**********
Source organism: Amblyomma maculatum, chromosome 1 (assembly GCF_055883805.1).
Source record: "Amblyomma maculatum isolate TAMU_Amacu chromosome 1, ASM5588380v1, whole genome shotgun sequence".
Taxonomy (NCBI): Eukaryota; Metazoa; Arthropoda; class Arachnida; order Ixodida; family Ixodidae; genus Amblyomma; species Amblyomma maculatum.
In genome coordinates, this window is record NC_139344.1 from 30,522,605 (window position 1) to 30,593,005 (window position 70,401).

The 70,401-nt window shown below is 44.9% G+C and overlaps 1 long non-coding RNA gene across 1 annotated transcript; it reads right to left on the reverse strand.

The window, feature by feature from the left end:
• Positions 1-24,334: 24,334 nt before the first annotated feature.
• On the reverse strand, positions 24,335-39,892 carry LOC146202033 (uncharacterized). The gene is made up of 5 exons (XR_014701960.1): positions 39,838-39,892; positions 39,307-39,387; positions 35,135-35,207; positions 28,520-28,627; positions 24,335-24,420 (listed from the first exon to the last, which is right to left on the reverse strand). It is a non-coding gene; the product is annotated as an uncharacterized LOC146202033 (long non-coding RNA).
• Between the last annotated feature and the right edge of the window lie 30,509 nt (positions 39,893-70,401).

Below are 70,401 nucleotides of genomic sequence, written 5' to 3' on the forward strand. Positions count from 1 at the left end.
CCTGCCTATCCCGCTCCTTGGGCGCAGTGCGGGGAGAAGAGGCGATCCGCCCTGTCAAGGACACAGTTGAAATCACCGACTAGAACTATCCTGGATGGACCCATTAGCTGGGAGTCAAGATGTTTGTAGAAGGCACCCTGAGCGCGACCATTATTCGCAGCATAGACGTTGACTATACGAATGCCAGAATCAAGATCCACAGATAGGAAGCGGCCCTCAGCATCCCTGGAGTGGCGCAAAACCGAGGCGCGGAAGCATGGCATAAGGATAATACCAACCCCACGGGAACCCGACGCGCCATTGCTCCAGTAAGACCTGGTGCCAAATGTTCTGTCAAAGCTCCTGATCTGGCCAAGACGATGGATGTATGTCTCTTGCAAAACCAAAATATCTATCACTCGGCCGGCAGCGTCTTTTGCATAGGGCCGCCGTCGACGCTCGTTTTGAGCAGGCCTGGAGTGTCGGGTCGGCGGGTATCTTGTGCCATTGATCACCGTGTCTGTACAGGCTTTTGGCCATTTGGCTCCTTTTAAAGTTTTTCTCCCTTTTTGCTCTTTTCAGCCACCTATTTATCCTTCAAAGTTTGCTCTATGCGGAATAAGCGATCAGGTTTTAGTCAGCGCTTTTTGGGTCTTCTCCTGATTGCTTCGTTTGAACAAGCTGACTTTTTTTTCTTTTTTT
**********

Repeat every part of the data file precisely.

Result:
Source organism: Amblyomma maculatum, chromosome 1 (assembly GCF_055883805.1).
Source record: "Amblyomma maculatum isolate TAMU_Amacu chromosome 1, ASM5588380v1, whole genome shotgun sequence".
Taxonomy (NCBI): Eukaryota; Metazoa; Arthropoda; class Arachnida; order Ixodida; family Ixodidae; genus Amblyomma; species Amblyomma maculatum.
In genome coordinates, this window is record NC_139344.1 from 30,522,605 (window position 1) to 30,593,005 (window position 70,401).

The 70,401-nt window shown below is 44.9% G+C and overlaps 1 long non-coding RNA gene across 1 annotated transcript; it reads right to left on the reverse strand.

The window, feature by feature from the left end:
• Positions 1-24,334: 24,334 nt before the first annotated feature.
• On the reverse strand, positions 24,335-39,892 carry LOC146202033 (uncharacterized). The gene is made up of 5 exons (XR_014701960.1): positions 39,838-39,892; positions 39,307-39,387; positions 35,135-35,207; positions 28,520-28,627; positions 24,335-24,420 (listed from the first exon to the last, which is right to left on the reverse strand). It is a non-coding gene; the product is annotated as an uncharacterized LOC146202033 (long non-coding RNA).
• Between the last annotated feature and the right edge of the window lie 30,509 nt (positions 39,893-70,401).

Below are 70,401 nucleotides of genomic sequence, written 5' to 3' on the forward strand. Positions count from 1 at the left end.
CCTGCCTATCCCGCTCCTTGGGCGCAGTGCGGGGAGAAGAGGCGATCCGCCCTGTCAAGGACACAGTTGAAATCACCGACTAGAACTATCCTGGATGGACCCATTAGCTGGGAGTCAAGATGTTTGTAGAAGGCACCCTGAGCGCGACCATTATTCGCAGCATAGACGTTGACTATACGAATGCCAGAATCAAGATCCACAGATAGGAAGCGGCCCTCAGCATCCCTGGAGTGGCGCAAAACCGAGGCGCGGAAGCATGGCATAAGGATAATACCAACCCCACGGGAACCCGACGCGCCATTGCTCCAGTAAGACCTGGTGCCAAATGTTCTGTCAAAGCTCCTGATCTGGCCAAGACGATGGATGTATGTCTCTTGCAAAACCAAAATATCTATCACTCGGCCGGCAGCGTCTTTTGCATAGGGCCGCCGTCGACGCTCGTTTTGAGCAGGCCTGGAGTGTCGGGTCGGCGGGTATCTTGTGCCATTGATCACCGTGTCTGTACAGGCTTTTGGCCATTTGGCTCCTTTTAAAGTTTTTCTCCCTTTTTGCTCTTTTCAGCCACCTATTTATCCTTCAAAGTTTGCTCTATGCGGAATAAGCGATCAGGTTTTAGTCAGCGCTTTTTGGGTCTTCTCCTGATTGCTTCGTTTGAACAAGCTGACTTTTTTTTCTTTTTTT